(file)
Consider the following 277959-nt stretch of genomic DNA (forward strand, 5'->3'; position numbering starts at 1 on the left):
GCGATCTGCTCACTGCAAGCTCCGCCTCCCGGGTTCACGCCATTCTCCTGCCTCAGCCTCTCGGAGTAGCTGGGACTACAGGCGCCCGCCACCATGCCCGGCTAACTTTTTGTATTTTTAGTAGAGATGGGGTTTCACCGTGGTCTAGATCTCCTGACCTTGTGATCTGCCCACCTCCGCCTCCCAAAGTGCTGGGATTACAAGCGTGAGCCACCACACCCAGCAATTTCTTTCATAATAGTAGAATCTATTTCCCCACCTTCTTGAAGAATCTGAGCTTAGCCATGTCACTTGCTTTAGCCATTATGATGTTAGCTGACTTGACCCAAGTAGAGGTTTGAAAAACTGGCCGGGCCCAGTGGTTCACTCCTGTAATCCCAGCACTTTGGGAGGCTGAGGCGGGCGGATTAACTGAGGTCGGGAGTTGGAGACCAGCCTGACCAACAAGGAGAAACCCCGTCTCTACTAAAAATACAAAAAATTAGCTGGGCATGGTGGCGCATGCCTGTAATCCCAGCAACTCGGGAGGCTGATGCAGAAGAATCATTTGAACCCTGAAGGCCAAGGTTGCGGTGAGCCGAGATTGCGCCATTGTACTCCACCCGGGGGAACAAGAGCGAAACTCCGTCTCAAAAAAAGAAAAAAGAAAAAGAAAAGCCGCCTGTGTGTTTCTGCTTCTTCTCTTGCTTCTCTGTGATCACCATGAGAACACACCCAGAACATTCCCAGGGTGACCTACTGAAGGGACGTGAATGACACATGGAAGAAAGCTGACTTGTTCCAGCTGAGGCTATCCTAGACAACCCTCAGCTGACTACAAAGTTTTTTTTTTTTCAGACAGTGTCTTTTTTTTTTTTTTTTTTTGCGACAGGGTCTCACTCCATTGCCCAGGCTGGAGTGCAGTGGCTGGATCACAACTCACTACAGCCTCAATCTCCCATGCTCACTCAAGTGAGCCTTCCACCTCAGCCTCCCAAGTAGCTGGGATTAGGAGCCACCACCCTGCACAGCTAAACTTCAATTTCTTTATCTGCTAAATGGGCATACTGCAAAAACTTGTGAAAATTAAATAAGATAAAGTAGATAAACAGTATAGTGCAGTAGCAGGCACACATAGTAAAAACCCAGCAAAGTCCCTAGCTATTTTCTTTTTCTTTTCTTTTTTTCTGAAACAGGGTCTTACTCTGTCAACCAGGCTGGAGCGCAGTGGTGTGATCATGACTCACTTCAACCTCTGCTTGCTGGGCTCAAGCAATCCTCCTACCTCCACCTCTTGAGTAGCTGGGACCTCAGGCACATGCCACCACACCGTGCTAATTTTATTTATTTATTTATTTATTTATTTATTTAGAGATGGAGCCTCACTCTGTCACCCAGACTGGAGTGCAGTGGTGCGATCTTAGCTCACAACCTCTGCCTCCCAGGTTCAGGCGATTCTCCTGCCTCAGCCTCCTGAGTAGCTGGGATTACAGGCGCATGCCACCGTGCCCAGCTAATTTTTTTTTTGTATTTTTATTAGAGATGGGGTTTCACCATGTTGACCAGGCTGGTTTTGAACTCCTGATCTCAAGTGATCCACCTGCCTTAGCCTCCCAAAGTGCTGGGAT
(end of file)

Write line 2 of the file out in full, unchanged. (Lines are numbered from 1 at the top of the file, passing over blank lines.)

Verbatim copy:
GCGATCTGCTCACTGCAAGCTCCGCCTCCCGGGTTCACGCCATTCTCCTGCCTCAGCCTCTCGGAGTAGCTGGGACTACAGGCGCCCGCCACCATGCCCGGCTAACTTTTTGTATTTTTAGTAGAGATGGGGTTTCACCGTGGTCTAGATCTCCTGACCTTGTGATCTGCCCACCTCCGCCTCCCAAAGTGCTGGGATTACAAGCGTGAGCCACCACACCCAGCAATTTCTTTCATAATAGTAGAATCTATTTCCCCACCTTCTTGAAGAATCTGAGCTTAGCCATGTCACTTGCTTTAGCCATTATGATGTTAGCTGACTTGACCCAAGTAGAGGTTTGAAAAACTGGCCGGGCCCAGTGGTTCACTCCTGTAATCCCAGCACTTTGGGAGGCTGAGGCGGGCGGATTAACTGAGGTCGGGAGTTGGAGACCAGCCTGACCAACAAGGAGAAACCCCGTCTCTACTAAAAATACAAAAAATTAGCTGGGCATGGTGGCGCATGCCTGTAATCCCAGCAACTCGGGAGGCTGATGCAGAAGAATCATTTGAACCCTGAAGGCCAAGGTTGCGGTGAGCCGAGATTGCGCCATTGTACTCCACCCGGGGGAACAAGAGCGAAACTCCGTCTCAAAAAAAGAAAAAAGAAAAAGAAAAGCCGCCTGTGTGTTTCTGCTTCTTCTCTTGCTTCTCTGTGATCACCATGAGAACACACCCAGAACATTCCCAGGGTGACCTACTGAAGGGACGTGAATGACACATGGAAGAAAGCTGACTTGTTCCAGCTGAGGCTATCCTAGACAACCCTCAGCTGACTACAAAGTTTTTTTTTTTTCAGACAGTGTCTTTTTTTTTTTTTTTTTTTGCGACAGGGTCTCACTCCATTGCCCAGGCTGGAGTGCAGTGGCTGGATCACAACTCACTACAGCCTCAATCTCCCATGCTCACTCAAGTGAGCCTTCCACCTCAGCCTCCCAAGTAGCTGGGATTAGGAGCCACCACCCTGCACAGCTAAACTTCAATTTCTTTATCTGCTAAATGGGCATACTGCAAAAACTTGTGAAAATTAAATAAGATAAAGTAGATAAACAGTATAGTGCAGTAGCAGGCACACATAGTAAAAACCCAGCAAAGTCCCTAGCTATTTTCTTTTTCTTTTCTTTTTTTCTGAAACAGGGTCTTACTCTGTCAACCAGGCTGGAGCGCAGTGGTGTGATCATGACTCACTTCAACCTCTGCTTGCTGGGCTCAAGCAATCCTCCTACCTCCACCTCTTGAGTAGCTGGGACCTCAGGCACATGCCACCACACCGTGCTAATTTTATTTATTTATTTATTTATTTATTTATTTAGAGATGGAGCCTCACTCTGTCACCCAGACTGGAGTGCAGTGGTGCGATCTTAGCTCACAACCTCTGCCTCCCAGGTTCAGGCGATTCTCCTGCCTCAGCCTCCTGAGTAGCTGGGATTACAGGCGCATGCCACCGTGCCCAGCTAATTTTTTTTTTGTATTTTTATTAGAGATGGGGTTTCACCATGTTGACCAGGCTGGTTTTGAACTCCTGATCTCAAGTGATCCACCTGCCTTAGCCTCCCAAAGTGCTGGGAT